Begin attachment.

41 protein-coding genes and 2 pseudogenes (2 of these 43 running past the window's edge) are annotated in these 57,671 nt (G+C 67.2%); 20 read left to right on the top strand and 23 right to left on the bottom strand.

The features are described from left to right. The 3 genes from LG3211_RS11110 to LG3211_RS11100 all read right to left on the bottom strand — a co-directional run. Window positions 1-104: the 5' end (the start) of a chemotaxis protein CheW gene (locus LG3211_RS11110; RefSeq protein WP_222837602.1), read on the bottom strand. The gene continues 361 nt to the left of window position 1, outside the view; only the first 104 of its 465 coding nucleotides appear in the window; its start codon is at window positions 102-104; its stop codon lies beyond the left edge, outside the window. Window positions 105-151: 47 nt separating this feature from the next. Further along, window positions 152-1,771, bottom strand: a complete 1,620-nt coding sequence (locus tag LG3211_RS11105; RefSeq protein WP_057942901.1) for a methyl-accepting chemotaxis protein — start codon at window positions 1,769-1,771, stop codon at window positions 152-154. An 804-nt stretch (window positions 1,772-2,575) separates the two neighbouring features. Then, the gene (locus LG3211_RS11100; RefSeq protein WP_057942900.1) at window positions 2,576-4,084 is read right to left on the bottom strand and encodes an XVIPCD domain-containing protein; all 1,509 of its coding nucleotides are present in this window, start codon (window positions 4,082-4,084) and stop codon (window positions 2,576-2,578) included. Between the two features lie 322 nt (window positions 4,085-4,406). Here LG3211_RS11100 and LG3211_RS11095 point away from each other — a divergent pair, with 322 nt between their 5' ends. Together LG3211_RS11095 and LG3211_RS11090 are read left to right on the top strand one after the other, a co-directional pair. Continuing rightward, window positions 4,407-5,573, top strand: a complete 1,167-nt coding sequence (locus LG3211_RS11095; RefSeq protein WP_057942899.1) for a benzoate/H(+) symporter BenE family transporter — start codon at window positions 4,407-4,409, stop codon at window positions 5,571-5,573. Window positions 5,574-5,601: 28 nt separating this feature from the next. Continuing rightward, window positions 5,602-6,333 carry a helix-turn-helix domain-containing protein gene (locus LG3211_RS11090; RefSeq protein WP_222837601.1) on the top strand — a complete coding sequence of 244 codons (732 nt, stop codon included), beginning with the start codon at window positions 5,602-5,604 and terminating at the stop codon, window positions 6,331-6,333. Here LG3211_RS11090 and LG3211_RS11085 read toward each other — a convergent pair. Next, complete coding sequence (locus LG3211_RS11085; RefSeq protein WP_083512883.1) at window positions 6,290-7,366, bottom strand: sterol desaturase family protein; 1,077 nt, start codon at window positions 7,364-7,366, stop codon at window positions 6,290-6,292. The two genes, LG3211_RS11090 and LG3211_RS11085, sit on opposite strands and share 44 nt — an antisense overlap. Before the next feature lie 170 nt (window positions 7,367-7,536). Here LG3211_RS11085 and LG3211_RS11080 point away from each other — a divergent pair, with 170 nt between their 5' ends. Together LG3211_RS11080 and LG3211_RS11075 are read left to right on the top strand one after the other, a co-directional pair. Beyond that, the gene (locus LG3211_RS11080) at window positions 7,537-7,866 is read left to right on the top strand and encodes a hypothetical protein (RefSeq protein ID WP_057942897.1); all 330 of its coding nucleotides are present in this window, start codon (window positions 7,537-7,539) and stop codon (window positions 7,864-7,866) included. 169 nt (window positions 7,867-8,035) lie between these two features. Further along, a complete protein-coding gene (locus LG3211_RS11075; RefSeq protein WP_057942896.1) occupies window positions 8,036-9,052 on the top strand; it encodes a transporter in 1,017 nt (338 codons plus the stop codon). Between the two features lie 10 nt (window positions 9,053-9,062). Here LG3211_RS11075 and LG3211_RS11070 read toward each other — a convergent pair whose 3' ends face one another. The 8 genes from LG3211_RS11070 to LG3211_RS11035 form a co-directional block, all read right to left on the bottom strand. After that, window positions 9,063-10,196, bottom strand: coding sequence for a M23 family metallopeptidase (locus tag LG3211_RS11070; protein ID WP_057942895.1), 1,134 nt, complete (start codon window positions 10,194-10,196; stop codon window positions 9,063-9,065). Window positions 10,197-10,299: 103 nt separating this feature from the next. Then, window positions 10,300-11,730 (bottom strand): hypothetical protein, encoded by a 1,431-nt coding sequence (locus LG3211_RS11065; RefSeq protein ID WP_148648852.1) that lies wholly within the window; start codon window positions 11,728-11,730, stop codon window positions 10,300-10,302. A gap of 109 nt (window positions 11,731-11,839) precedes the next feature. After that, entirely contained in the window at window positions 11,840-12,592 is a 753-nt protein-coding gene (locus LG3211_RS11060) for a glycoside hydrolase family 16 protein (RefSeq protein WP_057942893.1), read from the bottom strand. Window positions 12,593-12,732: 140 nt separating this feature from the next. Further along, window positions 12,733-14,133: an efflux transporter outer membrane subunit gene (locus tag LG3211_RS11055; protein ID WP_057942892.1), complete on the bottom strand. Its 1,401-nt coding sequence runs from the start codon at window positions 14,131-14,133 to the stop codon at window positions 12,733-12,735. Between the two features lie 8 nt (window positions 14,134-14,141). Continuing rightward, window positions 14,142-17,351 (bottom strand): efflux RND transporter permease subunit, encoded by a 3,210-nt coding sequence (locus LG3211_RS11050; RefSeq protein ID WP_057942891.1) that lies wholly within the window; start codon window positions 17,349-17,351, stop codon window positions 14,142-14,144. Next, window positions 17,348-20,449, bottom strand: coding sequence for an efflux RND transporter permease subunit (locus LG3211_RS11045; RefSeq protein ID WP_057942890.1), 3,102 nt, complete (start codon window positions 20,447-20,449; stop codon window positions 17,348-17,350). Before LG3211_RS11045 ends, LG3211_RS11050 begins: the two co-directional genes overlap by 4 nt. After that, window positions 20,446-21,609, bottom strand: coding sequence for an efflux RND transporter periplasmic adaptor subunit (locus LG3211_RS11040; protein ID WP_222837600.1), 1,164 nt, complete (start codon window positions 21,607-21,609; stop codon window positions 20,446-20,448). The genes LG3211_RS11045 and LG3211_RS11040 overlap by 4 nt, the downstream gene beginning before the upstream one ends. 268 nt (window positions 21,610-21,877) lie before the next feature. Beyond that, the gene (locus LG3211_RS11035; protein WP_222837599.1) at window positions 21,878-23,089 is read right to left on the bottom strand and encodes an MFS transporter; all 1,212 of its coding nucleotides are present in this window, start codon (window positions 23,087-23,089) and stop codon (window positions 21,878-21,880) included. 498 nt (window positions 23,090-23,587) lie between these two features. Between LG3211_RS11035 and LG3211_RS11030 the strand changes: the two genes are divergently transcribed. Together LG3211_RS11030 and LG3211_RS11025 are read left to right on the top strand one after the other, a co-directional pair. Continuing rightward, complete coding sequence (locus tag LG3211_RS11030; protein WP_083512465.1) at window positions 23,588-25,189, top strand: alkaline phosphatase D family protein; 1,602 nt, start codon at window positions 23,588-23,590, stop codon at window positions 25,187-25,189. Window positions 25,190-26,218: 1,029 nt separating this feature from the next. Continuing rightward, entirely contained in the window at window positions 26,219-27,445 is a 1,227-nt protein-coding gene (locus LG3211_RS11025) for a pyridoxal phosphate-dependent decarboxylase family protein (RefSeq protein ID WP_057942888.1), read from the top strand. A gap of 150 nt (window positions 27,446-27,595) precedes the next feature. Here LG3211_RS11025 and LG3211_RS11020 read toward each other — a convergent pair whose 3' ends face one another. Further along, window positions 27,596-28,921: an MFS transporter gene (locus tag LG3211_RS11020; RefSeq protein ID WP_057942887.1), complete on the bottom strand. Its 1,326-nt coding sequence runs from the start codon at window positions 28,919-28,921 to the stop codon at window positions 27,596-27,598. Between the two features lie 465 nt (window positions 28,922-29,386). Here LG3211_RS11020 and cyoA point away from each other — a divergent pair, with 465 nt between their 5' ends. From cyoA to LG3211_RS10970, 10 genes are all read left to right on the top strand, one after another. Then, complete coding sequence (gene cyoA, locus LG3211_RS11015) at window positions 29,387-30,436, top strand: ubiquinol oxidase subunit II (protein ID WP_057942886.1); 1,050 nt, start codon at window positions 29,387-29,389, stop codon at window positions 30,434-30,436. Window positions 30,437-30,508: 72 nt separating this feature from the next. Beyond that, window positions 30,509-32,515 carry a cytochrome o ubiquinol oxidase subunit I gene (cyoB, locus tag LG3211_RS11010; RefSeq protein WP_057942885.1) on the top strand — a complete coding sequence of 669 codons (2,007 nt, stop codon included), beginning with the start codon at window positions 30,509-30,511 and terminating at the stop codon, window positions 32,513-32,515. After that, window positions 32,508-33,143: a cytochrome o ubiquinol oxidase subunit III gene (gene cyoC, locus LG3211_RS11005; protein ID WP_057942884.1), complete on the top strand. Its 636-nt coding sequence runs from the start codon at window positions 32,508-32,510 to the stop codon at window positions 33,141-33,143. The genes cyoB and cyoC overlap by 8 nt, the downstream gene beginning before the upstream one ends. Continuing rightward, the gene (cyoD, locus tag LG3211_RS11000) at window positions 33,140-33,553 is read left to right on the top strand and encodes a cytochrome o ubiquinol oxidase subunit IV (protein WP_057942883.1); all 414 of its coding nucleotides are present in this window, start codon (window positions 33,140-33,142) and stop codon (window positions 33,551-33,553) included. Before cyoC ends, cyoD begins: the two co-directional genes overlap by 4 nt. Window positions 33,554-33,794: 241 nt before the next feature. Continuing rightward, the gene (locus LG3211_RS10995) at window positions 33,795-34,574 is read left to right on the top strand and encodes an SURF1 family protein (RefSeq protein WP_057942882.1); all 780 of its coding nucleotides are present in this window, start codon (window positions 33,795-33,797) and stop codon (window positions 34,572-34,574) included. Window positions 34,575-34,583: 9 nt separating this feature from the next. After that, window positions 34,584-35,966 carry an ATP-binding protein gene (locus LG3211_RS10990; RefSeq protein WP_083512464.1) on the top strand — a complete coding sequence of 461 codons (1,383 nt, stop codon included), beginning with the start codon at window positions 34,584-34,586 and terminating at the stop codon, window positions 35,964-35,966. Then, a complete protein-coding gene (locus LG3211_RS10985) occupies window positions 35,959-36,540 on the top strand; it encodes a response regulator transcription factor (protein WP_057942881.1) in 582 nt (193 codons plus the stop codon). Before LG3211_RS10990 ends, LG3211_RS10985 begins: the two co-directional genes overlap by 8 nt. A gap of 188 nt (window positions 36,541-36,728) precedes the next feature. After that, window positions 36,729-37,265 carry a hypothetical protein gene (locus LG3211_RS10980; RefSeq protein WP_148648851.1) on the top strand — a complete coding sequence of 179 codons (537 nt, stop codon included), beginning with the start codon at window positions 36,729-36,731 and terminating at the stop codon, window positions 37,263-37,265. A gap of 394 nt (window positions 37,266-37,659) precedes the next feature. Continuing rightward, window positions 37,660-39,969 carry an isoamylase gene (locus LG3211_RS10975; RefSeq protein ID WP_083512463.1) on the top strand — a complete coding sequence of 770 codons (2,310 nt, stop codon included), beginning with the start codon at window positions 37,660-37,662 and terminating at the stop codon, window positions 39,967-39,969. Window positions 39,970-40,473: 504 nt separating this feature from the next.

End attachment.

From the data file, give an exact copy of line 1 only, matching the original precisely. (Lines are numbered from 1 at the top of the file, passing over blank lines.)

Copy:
41 protein-coding genes and 2 pseudogenes (2 of these 43 running past the window's edge) are annotated in these 57,671 nt (G+C 67.2%); 20 read left to right on the top strand and 23 right to left on the bottom strand.